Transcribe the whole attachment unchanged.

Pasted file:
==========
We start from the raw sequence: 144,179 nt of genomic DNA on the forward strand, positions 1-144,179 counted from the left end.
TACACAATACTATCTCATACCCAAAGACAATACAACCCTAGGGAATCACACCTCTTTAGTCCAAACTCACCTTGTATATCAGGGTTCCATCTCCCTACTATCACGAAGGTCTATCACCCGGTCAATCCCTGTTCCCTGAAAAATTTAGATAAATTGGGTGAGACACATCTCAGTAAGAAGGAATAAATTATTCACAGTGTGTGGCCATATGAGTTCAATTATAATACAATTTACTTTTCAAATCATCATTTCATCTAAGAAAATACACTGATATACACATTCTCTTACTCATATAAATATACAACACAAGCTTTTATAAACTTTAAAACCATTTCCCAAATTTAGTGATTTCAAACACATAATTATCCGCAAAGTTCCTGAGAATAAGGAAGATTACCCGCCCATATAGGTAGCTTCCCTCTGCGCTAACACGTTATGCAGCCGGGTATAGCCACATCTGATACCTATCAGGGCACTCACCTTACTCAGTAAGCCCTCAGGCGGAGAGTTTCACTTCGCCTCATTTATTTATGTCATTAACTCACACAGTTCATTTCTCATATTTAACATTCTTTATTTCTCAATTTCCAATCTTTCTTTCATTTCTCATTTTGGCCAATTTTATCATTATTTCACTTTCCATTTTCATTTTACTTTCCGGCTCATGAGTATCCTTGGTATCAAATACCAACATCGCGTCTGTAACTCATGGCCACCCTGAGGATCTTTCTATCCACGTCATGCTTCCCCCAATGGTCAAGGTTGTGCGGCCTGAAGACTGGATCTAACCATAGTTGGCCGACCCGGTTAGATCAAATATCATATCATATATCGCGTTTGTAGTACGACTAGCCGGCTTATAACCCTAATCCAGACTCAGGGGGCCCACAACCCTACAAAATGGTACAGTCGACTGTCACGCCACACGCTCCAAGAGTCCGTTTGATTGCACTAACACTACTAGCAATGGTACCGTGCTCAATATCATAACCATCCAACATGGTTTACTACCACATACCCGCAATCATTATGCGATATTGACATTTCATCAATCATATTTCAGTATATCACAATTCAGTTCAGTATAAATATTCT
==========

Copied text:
We start from the raw sequence: 144,179 nt of genomic DNA on the forward strand, positions 1-144,179 counted from the left end.
TACACAATACTATCTCATACCCAAAGACAATACAACCCTAGGGAATCACACCTCTTTAGTCCAAACTCACCTTGTATATCAGGGTTCCATCTCCCTACTATCACGAAGGTCTATCACCCGGTCAATCCCTGTTCCCTGAAAAATTTAGATAAATTGGGTGAGACACATCTCAGTAAGAAGGAATAAATTATTCACAGTGTGTGGCCATATGAGTTCAATTATAATACAATTTACTTTTCAAATCATCATTTCATCTAAGAAAATACACTGATATACACATTCTCTTACTCATATAAATATACAACACAAGCTTTTATAAACTTTAAAACCATTTCCCAAATTTAGTGATTTCAAACACATAATTATCCGCAAAGTTCCTGAGAATAAGGAAGATTACCCGCCCATATAGGTAGCTTCCCTCTGCGCTAACACGTTATGCAGCCGGGTATAGCCACATCTGATACCTATCAGGGCACTCACCTTACTCAGTAAGCCCTCAGGCGGAGAGTTTCACTTCGCCTCATTTATTTATGTCATTAACTCACACAGTTCATTTCTCATATTTAACATTCTTTATTTCTCAATTTCCAATCTTTCTTTCATTTCTCATTTTGGCCAATTTTATCATTATTTCACTTTCCATTTTCATTTTACTTTCCGGCTCATGAGTATCCTTGGTATCAAATACCAACATCGCGTCTGTAACTCATGGCCACCCTGAGGATCTTTCTATCCACGTCATGCTTCCCCCAATGGTCAAGGTTGTGCGGCCTGAAGACTGGATCTAACCATAGTTGGCCGACCCGGTTAGATCAAATATCATATCATATATCGCGTTTGTAGTACGACTAGCCGGCTTATAACCCTAATCCAGACTCAGGGGGCCCACAACCCTACAAAATGGTACAGTCGACTGTCACGCCACACGCTCCAAGAGTCCGTTTGATTGCACTAACACTACTAGCAATGGTACCGTGCTCAATATCATAACCATCCAACATGGTTTACTACCACATACCCGCAATCATTATGCGATATTGACATTTCATCAATCATATTTCAGTATATCACAATTCAGTTCAGTATAAATATTCT